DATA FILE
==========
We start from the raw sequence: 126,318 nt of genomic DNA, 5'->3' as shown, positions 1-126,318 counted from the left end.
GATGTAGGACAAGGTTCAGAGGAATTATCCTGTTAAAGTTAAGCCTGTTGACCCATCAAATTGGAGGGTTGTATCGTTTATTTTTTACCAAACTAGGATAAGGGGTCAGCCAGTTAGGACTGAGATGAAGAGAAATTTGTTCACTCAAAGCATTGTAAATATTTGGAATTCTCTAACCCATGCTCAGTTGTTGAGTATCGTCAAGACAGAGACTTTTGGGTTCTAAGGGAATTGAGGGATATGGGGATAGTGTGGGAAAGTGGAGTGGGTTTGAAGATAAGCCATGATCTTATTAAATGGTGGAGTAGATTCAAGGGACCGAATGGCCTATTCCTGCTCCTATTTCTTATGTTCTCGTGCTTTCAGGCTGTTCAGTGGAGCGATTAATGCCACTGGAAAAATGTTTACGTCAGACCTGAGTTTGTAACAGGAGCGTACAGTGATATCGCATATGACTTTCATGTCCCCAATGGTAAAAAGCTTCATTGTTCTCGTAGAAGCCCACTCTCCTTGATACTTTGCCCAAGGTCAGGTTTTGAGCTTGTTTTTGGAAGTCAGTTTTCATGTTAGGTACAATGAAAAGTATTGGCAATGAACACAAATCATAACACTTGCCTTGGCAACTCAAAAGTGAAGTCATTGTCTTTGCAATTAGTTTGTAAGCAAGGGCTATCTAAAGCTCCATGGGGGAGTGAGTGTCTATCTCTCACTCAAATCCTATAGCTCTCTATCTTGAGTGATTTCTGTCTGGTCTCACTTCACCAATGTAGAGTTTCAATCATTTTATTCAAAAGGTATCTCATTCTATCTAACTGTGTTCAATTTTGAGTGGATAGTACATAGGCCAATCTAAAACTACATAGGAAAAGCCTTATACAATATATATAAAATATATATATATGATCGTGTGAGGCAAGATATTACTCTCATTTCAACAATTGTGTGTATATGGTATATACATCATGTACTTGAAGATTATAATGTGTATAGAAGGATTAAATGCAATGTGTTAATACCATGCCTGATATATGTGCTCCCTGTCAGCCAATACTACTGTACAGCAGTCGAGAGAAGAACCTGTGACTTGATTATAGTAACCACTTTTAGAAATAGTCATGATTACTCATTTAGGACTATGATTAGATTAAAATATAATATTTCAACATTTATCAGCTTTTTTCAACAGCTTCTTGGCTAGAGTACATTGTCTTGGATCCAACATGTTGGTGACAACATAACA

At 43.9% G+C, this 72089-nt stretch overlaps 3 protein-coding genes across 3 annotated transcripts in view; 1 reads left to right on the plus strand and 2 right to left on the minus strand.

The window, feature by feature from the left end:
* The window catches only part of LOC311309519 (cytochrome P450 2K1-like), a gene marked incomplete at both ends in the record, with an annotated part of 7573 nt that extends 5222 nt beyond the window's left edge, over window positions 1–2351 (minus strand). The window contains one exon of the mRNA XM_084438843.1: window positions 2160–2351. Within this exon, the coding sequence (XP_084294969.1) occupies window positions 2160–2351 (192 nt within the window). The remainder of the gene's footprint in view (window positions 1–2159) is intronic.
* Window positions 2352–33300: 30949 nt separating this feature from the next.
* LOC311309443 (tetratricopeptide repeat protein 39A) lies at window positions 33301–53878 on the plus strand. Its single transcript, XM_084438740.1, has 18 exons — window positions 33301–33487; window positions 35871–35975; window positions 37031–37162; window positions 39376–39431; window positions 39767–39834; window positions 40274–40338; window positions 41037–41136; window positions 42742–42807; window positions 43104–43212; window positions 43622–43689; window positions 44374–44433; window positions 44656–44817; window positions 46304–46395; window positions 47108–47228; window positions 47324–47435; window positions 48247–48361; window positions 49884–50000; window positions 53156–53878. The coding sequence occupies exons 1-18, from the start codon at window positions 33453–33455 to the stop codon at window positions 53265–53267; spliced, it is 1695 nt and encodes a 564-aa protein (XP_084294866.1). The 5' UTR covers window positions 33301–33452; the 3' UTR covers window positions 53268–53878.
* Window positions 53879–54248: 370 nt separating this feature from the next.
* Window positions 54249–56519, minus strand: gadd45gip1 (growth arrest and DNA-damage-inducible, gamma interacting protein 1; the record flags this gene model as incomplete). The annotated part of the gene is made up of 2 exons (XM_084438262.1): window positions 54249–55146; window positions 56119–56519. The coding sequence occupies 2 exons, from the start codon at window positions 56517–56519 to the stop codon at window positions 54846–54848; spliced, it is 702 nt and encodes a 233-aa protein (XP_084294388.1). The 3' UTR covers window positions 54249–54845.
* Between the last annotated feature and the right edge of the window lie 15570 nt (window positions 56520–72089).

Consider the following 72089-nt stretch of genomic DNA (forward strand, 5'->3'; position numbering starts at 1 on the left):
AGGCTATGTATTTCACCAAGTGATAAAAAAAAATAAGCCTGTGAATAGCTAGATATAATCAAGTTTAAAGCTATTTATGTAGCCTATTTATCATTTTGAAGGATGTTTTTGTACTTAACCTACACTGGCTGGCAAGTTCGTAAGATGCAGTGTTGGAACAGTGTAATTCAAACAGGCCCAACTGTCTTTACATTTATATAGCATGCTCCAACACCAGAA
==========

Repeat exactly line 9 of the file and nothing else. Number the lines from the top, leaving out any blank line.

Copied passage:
* Window positions 54249–56519, minus strand: gadd45gip1 (growth arrest and DNA-damage-inducible, gamma interacting protein 1; the record flags this gene model as incomplete). The annotated part of the gene is made up of 2 exons (XM_084438262.1): window positions 54249–55146; window positions 56119–56519. The coding sequence occupies 2 exons, from the start codon at window positions 56517–56519 to the stop codon at window positions 54846–54848; spliced, it is 702 nt and encodes a 233-aa protein (XP_084294388.1). The 3' UTR covers window positions 54249–54845.